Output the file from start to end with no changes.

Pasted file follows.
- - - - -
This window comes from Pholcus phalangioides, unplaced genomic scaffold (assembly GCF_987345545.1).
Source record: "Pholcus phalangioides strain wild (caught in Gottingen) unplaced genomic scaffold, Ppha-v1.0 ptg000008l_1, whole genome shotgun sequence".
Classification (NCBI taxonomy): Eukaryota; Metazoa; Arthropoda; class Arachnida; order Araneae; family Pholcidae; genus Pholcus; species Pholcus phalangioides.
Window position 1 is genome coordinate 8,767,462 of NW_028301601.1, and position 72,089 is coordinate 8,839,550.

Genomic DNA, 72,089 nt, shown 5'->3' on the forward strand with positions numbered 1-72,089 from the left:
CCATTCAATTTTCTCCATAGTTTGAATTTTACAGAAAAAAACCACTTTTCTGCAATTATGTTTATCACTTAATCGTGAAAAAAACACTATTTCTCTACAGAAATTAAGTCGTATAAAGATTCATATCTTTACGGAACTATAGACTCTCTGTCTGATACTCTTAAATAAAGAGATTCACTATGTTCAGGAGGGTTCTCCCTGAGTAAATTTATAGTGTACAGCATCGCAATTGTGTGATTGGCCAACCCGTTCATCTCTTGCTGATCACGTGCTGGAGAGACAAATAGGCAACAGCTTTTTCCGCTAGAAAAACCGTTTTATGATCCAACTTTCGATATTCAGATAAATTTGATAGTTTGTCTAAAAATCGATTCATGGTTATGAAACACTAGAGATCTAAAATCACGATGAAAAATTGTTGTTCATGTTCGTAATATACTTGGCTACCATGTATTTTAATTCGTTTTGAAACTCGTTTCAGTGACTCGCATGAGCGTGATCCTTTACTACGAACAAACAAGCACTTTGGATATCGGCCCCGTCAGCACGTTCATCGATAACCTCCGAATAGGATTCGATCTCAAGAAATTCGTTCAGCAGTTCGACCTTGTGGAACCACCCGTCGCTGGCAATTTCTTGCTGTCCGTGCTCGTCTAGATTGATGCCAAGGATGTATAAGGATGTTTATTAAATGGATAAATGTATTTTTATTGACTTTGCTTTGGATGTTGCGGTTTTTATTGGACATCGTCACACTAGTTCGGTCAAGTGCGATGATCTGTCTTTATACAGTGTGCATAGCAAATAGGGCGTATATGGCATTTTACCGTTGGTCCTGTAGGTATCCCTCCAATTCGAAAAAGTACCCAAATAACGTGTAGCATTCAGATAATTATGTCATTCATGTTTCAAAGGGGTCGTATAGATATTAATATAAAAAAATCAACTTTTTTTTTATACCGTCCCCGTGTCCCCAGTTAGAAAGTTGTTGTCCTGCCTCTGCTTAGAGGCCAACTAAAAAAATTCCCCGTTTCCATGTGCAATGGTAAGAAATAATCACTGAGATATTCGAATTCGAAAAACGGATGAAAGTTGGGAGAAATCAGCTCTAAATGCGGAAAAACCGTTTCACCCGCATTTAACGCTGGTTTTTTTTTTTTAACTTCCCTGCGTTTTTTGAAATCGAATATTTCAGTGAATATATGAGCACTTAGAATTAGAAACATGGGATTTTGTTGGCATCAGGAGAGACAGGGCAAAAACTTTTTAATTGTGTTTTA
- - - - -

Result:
This window comes from Pholcus phalangioides, unplaced genomic scaffold (assembly GCF_987345545.1).
Source record: "Pholcus phalangioides strain wild (caught in Gottingen) unplaced genomic scaffold, Ppha-v1.0 ptg000008l_1, whole genome shotgun sequence".
Classification (NCBI taxonomy): Eukaryota; Metazoa; Arthropoda; class Arachnida; order Araneae; family Pholcidae; genus Pholcus; species Pholcus phalangioides.
Window position 1 is genome coordinate 8,767,462 of NW_028301601.1, and position 72,089 is coordinate 8,839,550.

Genomic DNA, 72,089 nt, shown 5'->3' on the forward strand with positions numbered 1-72,089 from the left:
CCATTCAATTTTCTCCATAGTTTGAATTTTACAGAAAAAAACCACTTTTCTGCAATTATGTTTATCACTTAATCGTGAAAAAAACACTATTTCTCTACAGAAATTAAGTCGTATAAAGATTCATATCTTTACGGAACTATAGACTCTCTGTCTGATACTCTTAAATAAAGAGATTCACTATGTTCAGGAGGGTTCTCCCTGAGTAAATTTATAGTGTACAGCATCGCAATTGTGTGATTGGCCAACCCGTTCATCTCTTGCTGATCACGTGCTGGAGAGACAAATAGGCAACAGCTTTTTCCGCTAGAAAAACCGTTTTATGATCCAACTTTCGATATTCAGATAAATTTGATAGTTTGTCTAAAAATCGATTCATGGTTATGAAACACTAGAGATCTAAAATCACGATGAAAAATTGTTGTTCATGTTCGTAATATACTTGGCTACCATGTATTTTAATTCGTTTTGAAACTCGTTTCAGTGACTCGCATGAGCGTGATCCTTTACTACGAACAAACAAGCACTTTGGATATCGGCCCCGTCAGCACGTTCATCGATAACCTCCGAATAGGATTCGATCTCAAGAAATTCGTTCAGCAGTTCGACCTTGTGGAACCACCCGTCGCTGGCAATTTCTTGCTGTCCGTGCTCGTCTAGATTGATGCCAAGGATGTATAAGGATGTTTATTAAATGGATAAATGTATTTTTATTGACTTTGCTTTGGATGTTGCGGTTTTTATTGGACATCGTCACACTAGTTCGGTCAAGTGCGATGATCTGTCTTTATACAGTGTGCATAGCAAATAGGGCGTATATGGCATTTTACCGTTGGTCCTGTAGGTATCCCTCCAATTCGAAAAAGTACCCAAATAACGTGTAGCATTCAGATAATTATGTCATTCATGTTTCAAAGGGGTCGTATAGATATTAATATAAAAAAATCAACTTTTTTTTTATACCGTCCCCGTGTCCCCAGTTAGAAAGTTGTTGTCCTGCCTCTGCTTAGAGGCCAACTAAAAAAATTCCCCGTTTCCATGTGCAATGGTAAGAAATAATCACTGAGATATTCGAATTCGAAAAACGGATGAAAGTTGGGAGAAATCAGCTCTAAATGCGGAAAAACCGTTTCACCCGCATTTAACGCTGGTTTTTTTTTTTTAACTTCCCTGCGTTTTTTGAAATCGAATATTTCAGTGAATATATGAGCACTTAGAATTAGAAACATGGGATTTTGTTGGCATCAGGAGAGACAGGGCAAAAACTTTTTAATTGTGTTTTA